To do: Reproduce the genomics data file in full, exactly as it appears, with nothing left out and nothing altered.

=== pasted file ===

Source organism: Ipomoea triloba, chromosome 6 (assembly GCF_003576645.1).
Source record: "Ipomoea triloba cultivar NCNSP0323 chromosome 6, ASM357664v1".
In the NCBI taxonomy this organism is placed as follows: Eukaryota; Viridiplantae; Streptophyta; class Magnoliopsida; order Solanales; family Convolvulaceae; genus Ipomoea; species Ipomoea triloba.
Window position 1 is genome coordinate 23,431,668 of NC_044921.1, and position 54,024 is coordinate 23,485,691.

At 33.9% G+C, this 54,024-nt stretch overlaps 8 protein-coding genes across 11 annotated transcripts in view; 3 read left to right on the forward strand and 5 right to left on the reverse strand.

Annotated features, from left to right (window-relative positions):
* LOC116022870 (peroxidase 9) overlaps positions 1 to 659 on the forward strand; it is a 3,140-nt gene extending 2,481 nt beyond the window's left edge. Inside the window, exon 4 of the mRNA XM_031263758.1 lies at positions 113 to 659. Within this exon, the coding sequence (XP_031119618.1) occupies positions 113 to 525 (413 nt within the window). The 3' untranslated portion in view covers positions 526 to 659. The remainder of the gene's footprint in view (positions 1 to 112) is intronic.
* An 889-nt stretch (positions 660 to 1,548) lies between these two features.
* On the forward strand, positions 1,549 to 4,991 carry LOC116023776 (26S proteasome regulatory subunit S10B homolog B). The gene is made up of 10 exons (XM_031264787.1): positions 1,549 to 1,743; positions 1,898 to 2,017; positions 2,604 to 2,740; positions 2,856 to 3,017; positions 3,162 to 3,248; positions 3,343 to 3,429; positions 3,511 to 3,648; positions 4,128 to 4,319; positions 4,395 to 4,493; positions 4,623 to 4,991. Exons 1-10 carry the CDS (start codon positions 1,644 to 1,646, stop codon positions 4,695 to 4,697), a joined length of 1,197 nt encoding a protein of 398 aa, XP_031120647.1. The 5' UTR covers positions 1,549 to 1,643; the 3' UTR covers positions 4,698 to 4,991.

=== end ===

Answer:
Source organism: Ipomoea triloba, chromosome 6 (assembly GCF_003576645.1).
Source record: "Ipomoea triloba cultivar NCNSP0323 chromosome 6, ASM357664v1".
In the NCBI taxonomy this organism is placed as follows: Eukaryota; Viridiplantae; Streptophyta; class Magnoliopsida; order Solanales; family Convolvulaceae; genus Ipomoea; species Ipomoea triloba.
Window position 1 is genome coordinate 23,431,668 of NC_044921.1, and position 54,024 is coordinate 23,485,691.

At 33.9% G+C, this 54,024-nt stretch overlaps 8 protein-coding genes across 11 annotated transcripts in view; 3 read left to right on the forward strand and 5 right to left on the reverse strand.

Annotated features, from left to right (window-relative positions):
* LOC116022870 (peroxidase 9) overlaps positions 1 to 659 on the forward strand; it is a 3,140-nt gene extending 2,481 nt beyond the window's left edge. Inside the window, exon 4 of the mRNA XM_031263758.1 lies at positions 113 to 659. Within this exon, the coding sequence (XP_031119618.1) occupies positions 113 to 525 (413 nt within the window). The 3' untranslated portion in view covers positions 526 to 659. The remainder of the gene's footprint in view (positions 1 to 112) is intronic.
* An 889-nt stretch (positions 660 to 1,548) lies between these two features.
* On the forward strand, positions 1,549 to 4,991 carry LOC116023776 (26S proteasome regulatory subunit S10B homolog B). The gene is made up of 10 exons (XM_031264787.1): positions 1,549 to 1,743; positions 1,898 to 2,017; positions 2,604 to 2,740; positions 2,856 to 3,017; positions 3,162 to 3,248; positions 3,343 to 3,429; positions 3,511 to 3,648; positions 4,128 to 4,319; positions 4,395 to 4,493; positions 4,623 to 4,991. Exons 1-10 carry the CDS (start codon positions 1,644 to 1,646, stop codon positions 4,695 to 4,697), a joined length of 1,197 nt encoding a protein of 398 aa, XP_031120647.1. The 5' UTR covers positions 1,549 to 1,643; the 3' UTR covers positions 4,698 to 4,991.